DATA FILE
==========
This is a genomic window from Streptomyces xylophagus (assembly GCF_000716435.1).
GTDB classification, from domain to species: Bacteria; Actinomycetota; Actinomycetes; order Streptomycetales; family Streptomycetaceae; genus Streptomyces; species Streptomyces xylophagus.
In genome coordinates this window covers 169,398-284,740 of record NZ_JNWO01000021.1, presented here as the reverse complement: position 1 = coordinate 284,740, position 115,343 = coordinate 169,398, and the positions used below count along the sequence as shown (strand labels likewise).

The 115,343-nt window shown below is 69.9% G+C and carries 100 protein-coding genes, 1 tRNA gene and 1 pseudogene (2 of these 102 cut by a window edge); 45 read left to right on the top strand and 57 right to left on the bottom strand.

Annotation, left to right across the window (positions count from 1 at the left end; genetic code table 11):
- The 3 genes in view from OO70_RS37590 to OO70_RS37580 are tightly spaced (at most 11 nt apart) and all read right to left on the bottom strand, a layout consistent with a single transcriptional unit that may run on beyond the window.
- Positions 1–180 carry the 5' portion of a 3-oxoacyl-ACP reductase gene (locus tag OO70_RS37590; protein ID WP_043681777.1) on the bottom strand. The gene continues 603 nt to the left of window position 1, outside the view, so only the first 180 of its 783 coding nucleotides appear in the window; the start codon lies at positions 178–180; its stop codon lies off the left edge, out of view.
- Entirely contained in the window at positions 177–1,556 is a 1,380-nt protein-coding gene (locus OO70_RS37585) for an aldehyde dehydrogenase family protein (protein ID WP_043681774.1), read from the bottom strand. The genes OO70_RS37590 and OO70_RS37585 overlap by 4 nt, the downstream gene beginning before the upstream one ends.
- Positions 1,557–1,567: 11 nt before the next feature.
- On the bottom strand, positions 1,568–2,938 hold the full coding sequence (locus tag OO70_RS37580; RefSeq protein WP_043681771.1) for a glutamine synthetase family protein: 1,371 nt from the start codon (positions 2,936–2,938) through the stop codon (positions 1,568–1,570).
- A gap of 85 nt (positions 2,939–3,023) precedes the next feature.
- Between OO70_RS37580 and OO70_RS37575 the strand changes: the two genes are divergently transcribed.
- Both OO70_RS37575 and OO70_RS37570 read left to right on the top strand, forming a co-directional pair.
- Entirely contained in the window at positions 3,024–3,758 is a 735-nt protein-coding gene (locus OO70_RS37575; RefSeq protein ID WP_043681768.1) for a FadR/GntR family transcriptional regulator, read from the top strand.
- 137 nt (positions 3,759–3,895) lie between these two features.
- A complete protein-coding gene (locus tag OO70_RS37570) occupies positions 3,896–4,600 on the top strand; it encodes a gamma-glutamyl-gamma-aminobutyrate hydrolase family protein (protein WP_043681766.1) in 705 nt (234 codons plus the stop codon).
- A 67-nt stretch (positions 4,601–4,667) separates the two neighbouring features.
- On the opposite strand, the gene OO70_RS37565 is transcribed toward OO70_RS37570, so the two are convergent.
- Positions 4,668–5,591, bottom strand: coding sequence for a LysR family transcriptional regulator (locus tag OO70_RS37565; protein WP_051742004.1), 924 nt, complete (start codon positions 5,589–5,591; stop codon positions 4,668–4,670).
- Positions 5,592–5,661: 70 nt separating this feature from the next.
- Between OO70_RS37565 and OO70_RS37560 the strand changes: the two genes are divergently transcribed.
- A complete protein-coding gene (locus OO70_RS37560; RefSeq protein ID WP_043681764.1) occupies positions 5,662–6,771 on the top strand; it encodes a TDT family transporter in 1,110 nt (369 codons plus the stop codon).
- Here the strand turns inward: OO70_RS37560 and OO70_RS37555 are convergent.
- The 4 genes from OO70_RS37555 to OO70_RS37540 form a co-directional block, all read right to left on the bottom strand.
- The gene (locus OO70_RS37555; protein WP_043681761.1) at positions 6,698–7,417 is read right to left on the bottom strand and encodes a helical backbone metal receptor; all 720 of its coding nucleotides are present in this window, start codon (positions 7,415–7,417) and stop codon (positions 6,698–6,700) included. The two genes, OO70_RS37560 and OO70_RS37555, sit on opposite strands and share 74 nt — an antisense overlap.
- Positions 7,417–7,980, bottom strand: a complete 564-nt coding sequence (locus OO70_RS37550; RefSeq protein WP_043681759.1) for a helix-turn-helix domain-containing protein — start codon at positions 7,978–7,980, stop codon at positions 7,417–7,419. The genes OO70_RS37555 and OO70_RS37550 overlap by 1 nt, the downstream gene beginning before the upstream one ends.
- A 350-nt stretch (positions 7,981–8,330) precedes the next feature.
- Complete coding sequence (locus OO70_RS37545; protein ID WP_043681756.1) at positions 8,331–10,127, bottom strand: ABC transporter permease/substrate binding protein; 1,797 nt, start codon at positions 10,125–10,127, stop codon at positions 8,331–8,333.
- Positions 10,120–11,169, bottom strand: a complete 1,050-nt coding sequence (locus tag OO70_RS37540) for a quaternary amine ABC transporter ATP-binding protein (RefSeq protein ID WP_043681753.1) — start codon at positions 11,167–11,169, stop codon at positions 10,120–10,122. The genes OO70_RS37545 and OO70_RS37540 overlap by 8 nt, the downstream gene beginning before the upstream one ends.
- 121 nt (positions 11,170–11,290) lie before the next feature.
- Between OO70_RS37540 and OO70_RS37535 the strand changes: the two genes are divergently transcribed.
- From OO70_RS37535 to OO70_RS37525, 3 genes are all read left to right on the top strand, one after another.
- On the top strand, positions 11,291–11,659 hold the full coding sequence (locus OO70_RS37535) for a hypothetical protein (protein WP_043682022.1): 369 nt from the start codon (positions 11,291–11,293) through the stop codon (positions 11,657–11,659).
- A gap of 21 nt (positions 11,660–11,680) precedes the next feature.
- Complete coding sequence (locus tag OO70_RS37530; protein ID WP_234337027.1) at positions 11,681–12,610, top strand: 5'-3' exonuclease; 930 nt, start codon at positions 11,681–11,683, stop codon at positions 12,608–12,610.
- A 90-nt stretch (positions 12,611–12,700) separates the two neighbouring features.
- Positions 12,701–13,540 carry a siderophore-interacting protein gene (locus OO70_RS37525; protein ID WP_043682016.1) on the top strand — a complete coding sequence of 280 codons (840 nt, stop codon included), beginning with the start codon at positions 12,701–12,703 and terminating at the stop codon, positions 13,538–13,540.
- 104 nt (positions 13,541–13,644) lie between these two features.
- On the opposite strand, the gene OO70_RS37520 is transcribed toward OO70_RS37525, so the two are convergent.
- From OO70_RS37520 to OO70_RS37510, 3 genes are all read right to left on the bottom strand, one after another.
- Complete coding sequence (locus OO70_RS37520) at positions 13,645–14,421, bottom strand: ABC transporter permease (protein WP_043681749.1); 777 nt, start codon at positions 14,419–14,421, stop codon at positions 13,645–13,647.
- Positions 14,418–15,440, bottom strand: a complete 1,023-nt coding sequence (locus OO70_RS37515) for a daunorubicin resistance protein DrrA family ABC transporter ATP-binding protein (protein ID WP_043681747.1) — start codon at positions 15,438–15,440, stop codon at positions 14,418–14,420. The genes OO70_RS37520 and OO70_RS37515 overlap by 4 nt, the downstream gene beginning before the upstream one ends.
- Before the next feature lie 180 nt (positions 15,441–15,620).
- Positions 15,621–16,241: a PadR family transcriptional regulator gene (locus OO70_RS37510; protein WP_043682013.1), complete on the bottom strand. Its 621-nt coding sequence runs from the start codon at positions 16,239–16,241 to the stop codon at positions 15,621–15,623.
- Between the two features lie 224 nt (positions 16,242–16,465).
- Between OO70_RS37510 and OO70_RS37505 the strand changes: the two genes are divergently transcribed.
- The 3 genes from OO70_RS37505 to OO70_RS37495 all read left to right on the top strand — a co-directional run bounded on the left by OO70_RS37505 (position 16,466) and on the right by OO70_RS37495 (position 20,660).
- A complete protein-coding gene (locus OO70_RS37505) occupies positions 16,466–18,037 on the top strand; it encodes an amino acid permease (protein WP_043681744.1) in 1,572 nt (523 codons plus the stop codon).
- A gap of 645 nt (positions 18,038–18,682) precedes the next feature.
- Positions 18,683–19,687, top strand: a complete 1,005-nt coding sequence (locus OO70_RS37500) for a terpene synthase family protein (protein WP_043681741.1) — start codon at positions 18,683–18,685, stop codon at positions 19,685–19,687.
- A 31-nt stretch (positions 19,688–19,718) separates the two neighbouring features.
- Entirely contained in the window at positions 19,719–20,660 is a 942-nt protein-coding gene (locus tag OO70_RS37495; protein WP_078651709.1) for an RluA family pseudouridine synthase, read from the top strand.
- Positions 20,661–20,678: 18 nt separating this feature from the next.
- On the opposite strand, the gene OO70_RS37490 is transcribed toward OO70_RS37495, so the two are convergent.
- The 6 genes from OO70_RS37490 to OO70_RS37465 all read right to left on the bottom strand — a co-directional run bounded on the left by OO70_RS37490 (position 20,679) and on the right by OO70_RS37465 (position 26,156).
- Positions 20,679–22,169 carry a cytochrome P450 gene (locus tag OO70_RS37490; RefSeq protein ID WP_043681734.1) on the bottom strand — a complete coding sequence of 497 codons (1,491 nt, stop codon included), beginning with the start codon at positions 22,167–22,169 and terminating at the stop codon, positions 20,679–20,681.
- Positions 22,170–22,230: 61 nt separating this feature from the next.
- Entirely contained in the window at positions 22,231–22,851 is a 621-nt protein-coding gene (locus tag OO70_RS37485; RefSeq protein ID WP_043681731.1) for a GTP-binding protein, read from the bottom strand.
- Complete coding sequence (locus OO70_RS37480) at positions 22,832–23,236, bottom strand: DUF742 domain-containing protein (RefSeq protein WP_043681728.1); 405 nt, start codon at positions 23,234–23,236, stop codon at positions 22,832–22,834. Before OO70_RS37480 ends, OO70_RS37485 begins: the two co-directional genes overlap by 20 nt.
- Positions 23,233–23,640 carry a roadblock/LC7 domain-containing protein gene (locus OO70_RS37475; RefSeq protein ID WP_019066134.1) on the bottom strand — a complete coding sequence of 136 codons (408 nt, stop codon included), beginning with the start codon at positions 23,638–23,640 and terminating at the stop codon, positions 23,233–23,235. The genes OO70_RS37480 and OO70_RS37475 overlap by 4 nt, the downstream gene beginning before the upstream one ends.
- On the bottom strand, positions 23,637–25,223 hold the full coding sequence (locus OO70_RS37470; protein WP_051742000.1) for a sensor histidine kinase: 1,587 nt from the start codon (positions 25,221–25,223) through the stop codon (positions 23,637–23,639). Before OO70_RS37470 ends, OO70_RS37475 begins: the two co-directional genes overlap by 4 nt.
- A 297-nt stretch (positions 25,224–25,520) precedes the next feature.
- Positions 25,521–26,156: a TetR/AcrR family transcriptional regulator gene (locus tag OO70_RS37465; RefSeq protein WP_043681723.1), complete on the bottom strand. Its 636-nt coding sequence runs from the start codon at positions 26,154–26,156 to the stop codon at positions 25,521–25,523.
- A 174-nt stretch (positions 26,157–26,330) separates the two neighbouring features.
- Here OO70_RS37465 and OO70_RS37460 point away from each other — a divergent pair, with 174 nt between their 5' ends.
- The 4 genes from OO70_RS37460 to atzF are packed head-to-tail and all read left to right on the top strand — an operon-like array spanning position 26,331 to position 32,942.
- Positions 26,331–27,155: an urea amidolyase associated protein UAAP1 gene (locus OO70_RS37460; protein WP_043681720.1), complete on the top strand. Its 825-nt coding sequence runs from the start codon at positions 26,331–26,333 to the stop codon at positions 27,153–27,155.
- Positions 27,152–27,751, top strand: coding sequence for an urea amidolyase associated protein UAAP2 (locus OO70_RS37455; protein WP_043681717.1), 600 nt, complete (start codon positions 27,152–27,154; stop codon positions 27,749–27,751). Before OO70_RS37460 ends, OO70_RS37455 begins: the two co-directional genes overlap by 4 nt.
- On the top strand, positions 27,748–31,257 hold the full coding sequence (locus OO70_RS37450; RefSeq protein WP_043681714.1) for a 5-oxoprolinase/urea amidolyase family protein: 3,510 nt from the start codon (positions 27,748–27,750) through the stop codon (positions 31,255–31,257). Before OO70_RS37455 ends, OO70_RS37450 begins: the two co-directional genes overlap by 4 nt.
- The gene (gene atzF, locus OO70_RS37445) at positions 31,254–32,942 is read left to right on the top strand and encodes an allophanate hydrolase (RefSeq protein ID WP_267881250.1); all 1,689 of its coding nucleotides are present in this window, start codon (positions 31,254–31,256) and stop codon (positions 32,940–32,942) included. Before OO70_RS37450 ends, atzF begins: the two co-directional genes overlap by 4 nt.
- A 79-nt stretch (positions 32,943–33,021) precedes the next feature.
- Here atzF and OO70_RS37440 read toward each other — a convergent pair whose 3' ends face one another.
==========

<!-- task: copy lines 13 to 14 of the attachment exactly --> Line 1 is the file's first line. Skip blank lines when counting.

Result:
- Both OO70_RS37575 and OO70_RS37570 read left to right on the top strand, forming a co-directional pair.
- Entirely contained in the window at positions 3,024–3,758 is a 735-nt protein-coding gene (locus OO70_RS37575; RefSeq protein ID WP_043681768.1) for a FadR/GntR family transcriptional regulator, read from the top strand.